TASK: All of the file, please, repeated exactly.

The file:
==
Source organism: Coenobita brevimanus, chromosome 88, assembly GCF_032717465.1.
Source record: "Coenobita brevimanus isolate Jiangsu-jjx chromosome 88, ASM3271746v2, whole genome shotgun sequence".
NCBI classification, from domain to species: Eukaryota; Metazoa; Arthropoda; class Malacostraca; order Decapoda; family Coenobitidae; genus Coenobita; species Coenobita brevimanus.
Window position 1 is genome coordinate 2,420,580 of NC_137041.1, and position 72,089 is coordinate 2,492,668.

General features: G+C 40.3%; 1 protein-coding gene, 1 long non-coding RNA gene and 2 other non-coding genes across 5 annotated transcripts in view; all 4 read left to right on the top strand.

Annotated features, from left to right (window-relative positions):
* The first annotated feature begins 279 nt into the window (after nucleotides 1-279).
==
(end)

Source organism: Coenobita brevimanus, chromosome 88, assembly GCF_032717465.1.
Source record: "Coenobita brevimanus isolate Jiangsu-jjx chromosome 88, ASM3271746v2, whole genome shotgun sequence".
NCBI classification, from domain to species: Eukaryota; Metazoa; Arthropoda; class Malacostraca; order Decapoda; family Coenobitidae; genus Coenobita; species Coenobita brevimanus.
Window position 1 is genome coordinate 2,420,580 of NC_137041.1, and position 72,089 is coordinate 2,492,668.

General features: G+C 40.3%; 1 protein-coding gene, 1 long non-coding RNA gene and 2 other non-coding genes across 5 annotated transcripts in view; all 4 read left to right on the top strand.

Annotated features, from left to right (window-relative positions):
* The first annotated feature begins 279 nt into the window (after nucleotides 1-279).